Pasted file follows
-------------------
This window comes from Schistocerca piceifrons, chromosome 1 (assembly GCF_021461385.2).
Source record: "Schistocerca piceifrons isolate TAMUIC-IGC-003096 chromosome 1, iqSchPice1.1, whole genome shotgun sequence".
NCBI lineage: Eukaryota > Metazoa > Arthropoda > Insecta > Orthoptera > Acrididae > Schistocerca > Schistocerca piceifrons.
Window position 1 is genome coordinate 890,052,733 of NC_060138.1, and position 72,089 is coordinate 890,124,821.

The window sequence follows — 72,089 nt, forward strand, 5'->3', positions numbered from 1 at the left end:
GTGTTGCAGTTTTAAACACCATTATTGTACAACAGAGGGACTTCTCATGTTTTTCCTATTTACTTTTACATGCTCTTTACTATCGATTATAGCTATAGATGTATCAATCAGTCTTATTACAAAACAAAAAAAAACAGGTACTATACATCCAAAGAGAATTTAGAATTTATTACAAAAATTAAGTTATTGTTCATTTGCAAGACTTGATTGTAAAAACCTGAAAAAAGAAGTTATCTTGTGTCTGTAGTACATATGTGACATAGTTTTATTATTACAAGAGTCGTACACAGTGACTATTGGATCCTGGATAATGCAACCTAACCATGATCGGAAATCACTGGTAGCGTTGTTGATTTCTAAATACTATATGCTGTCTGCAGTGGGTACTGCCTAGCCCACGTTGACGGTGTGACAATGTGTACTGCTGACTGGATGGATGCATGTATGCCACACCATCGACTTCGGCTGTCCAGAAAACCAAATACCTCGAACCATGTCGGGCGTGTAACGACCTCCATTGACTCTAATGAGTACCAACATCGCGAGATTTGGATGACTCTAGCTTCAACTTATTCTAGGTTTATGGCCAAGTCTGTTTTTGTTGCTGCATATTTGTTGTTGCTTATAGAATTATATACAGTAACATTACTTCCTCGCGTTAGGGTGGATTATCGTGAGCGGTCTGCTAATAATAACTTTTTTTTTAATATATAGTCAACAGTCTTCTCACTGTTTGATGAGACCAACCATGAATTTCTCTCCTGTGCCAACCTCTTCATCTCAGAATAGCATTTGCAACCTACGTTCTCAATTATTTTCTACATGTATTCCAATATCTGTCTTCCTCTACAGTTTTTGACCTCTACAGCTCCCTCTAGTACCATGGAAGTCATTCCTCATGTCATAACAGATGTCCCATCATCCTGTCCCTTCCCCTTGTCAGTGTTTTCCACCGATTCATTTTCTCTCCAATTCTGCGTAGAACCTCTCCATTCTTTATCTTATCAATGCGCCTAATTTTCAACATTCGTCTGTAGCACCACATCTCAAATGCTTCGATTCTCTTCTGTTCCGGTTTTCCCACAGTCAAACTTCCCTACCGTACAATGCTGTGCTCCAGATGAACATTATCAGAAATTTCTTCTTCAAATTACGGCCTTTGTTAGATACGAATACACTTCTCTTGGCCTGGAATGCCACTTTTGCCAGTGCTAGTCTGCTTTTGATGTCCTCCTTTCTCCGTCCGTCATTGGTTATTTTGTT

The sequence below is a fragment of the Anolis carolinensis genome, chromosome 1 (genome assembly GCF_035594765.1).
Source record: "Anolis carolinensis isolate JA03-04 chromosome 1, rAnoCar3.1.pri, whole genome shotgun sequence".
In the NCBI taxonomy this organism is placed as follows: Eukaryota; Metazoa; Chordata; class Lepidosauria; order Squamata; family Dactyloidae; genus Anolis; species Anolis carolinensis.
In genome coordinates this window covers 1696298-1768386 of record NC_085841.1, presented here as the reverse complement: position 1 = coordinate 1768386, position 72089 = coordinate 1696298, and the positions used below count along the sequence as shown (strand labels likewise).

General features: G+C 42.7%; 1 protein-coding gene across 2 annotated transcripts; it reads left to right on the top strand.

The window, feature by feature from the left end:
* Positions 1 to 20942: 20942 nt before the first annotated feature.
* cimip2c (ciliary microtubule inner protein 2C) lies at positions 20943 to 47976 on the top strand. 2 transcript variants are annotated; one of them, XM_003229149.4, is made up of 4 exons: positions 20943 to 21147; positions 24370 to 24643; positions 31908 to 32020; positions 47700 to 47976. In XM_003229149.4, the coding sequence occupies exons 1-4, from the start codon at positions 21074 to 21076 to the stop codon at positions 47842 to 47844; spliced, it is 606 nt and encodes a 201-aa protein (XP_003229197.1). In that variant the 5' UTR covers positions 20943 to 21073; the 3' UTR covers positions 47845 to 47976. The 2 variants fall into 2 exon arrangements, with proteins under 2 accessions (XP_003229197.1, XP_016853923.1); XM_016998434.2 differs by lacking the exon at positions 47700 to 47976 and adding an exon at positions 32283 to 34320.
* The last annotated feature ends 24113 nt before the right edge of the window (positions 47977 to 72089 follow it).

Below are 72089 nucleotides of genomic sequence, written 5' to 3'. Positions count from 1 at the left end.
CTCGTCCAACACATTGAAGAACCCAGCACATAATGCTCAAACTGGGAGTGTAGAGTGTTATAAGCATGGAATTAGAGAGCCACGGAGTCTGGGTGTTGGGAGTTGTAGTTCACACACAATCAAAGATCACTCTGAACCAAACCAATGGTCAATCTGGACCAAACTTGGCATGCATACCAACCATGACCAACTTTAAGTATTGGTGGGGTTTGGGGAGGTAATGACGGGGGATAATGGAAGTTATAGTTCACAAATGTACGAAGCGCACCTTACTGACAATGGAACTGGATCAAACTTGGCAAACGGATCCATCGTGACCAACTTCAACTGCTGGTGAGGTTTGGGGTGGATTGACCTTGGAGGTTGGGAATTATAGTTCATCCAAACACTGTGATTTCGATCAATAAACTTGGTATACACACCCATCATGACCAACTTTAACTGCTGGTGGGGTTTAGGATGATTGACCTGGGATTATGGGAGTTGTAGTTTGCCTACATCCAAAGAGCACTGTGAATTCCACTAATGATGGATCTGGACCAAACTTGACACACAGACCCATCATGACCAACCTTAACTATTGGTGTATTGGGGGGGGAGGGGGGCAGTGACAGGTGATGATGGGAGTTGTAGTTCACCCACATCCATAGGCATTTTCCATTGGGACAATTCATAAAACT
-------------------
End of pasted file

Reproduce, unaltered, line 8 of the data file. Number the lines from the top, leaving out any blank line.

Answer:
Source record: "Anolis carolinensis isolate JA03-04 chromosome 1, rAnoCar3.1.pri, whole genome shotgun sequence".